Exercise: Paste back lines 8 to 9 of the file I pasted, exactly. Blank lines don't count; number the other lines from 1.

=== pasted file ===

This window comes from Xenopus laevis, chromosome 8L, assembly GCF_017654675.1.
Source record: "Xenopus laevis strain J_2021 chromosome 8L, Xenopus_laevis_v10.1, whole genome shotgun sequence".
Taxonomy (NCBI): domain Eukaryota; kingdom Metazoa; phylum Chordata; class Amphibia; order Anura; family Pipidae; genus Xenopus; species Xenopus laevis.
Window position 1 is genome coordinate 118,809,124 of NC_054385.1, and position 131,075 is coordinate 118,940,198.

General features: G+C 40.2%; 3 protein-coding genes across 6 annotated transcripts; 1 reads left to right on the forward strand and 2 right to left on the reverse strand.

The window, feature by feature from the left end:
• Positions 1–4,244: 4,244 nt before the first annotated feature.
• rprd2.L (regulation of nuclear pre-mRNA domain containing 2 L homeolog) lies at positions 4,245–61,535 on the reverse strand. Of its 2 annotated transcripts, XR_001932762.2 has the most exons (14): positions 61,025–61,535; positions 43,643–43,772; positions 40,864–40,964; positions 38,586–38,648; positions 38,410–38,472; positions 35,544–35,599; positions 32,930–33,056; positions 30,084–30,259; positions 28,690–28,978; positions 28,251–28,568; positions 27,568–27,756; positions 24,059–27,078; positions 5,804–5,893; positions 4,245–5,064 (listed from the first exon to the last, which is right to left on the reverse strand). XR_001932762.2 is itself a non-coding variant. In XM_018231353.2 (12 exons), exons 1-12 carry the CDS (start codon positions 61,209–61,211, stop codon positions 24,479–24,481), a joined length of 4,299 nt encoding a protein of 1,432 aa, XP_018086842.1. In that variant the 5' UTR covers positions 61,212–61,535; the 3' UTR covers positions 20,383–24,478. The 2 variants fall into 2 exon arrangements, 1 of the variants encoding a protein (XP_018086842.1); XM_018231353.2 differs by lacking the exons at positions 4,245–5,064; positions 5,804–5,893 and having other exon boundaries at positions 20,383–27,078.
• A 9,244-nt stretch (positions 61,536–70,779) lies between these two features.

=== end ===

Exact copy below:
• rprd2.L (regulation of nuclear pre-mRNA domain containing 2 L homeolog) lies at positions 4,245–61,535 on the reverse strand. Of its 2 annotated transcripts, XR_001932762.2 has the most exons (14): positions 61,025–61,535; positions 43,643–43,772; positions 40,864–40,964; positions 38,586–38,648; positions 38,410–38,472; positions 35,544–35,599; positions 32,930–33,056; positions 30,084–30,259; positions 28,690–28,978; positions 28,251–28,568; positions 27,568–27,756; positions 24,059–27,078; positions 5,804–5,893; positions 4,245–5,064 (listed from the first exon to the last, which is right to left on the reverse strand). XR_001932762.2 is itself a non-coding variant. In XM_018231353.2 (12 exons), exons 1-12 carry the CDS (start codon positions 61,209–61,211, stop codon positions 24,479–24,481), a joined length of 4,299 nt encoding a protein of 1,432 aa, XP_018086842.1. In that variant the 5' UTR covers positions 61,212–61,535; the 3' UTR covers positions 20,383–24,478. The 2 variants fall into 2 exon arrangements, 1 of the variants encoding a protein (XP_018086842.1); XM_018231353.2 differs by lacking the exons at positions 4,245–5,064; positions 5,804–5,893 and having other exon boundaries at positions 20,383–27,078.
• A 9,244-nt stretch (positions 61,536–70,779) lies between these two features.